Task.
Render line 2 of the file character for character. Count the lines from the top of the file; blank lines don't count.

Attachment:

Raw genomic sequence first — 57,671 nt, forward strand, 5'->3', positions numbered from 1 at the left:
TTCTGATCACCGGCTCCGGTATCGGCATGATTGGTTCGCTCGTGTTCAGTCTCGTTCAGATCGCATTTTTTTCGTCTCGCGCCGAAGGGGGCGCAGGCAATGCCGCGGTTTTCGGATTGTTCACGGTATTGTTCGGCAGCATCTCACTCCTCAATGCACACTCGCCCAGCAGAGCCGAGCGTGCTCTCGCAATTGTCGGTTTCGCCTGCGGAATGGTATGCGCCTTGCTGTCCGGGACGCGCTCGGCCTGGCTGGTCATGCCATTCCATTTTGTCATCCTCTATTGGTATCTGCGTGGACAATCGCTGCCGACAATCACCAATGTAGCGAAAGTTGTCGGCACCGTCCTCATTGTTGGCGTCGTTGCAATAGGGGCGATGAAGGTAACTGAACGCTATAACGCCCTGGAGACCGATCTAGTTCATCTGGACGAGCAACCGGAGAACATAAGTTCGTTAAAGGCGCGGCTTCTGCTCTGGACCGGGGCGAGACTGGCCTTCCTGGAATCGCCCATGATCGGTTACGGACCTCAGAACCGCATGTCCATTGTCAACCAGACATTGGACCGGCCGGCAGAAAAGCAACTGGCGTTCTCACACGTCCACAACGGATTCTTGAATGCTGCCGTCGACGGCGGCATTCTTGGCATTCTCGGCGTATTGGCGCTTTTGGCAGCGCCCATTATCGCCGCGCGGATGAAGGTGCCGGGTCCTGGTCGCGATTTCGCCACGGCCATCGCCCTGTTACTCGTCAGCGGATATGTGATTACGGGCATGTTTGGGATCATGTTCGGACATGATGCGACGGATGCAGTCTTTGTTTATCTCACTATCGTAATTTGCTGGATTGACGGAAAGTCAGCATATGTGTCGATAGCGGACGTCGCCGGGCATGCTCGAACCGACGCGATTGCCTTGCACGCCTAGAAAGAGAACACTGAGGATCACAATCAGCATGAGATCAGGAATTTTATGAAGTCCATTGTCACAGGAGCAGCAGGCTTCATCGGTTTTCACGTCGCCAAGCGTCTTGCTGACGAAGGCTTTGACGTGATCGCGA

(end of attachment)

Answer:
TTCTGATCACCGGCTCCGGTATCGGCATGATTGGTTCGCTCGTGTTCAGTCTCGTTCAGATCGCATTTTTTTCGTCTCGCGCCGAAGGGGGCGCAGGCAATGCCGCGGTTTTCGGATTGTTCACGGTATTGTTCGGCAGCATCTCACTCCTCAATGCACACTCGCCCAGCAGAGCCGAGCGTGCTCTCGCAATTGTCGGTTTCGCCTGCGGAATGGTATGCGCCTTGCTGTCCGGGACGCGCTCGGCCTGGCTGGTCATGCCATTCCATTTTGTCATCCTCTATTGGTATCTGCGTGGACAATCGCTGCCGACAATCACCAATGTAGCGAAAGTTGTCGGCACCGTCCTCATTGTTGGCGTCGTTGCAATAGGGGCGATGAAGGTAACTGAACGCTATAACGCCCTGGAGACCGATCTAGTTCATCTGGACGAGCAACCGGAGAACATAAGTTCGTTAAAGGCGCGGCTTCTGCTCTGGACCGGGGCGAGACTGGCCTTCCTGGAATCGCCCATGATCGGTTACGGACCTCAGAACCGCATGTCCATTGTCAACCAGACATTGGACCGGCCGGCAGAAAAGCAACTGGCGTTCTCACACGTCCACAACGGATTCTTGAATGCTGCCGTCGACGGCGGCATTCTTGGCATTCTCGGCGTATTGGCGCTTTTGGCAGCGCCCATTATCGCCGCGCGGATGAAGGTGCCGGGTCCTGGTCGCGATTTCGCCACGGCCATCGCCCTGTTACTCGTCAGCGGATATGTGATTACGGGCATGTTTGGGATCATGTTCGGACATGATGCGACGGATGCAGTCTTTGTTTATCTCACTATCGTAATTTGCTGGATTGACGGAAAGTCAGCATATGTGTCGATAGCGGACGTCGCCGGGCATGCTCGAACCGACGCGATTGCCTTGCACGCCTAGAAAGAGAACACTGAGGATCACAATCAGCATGAGATCAGGAATTTTATGAAGTCCATTGTCACAGGAGCAGCAGGCTTCATCGGTTTTCACGTCGCCAAGCGTCTTGCTGACGAAGGCTTTGACGTGATCGCGA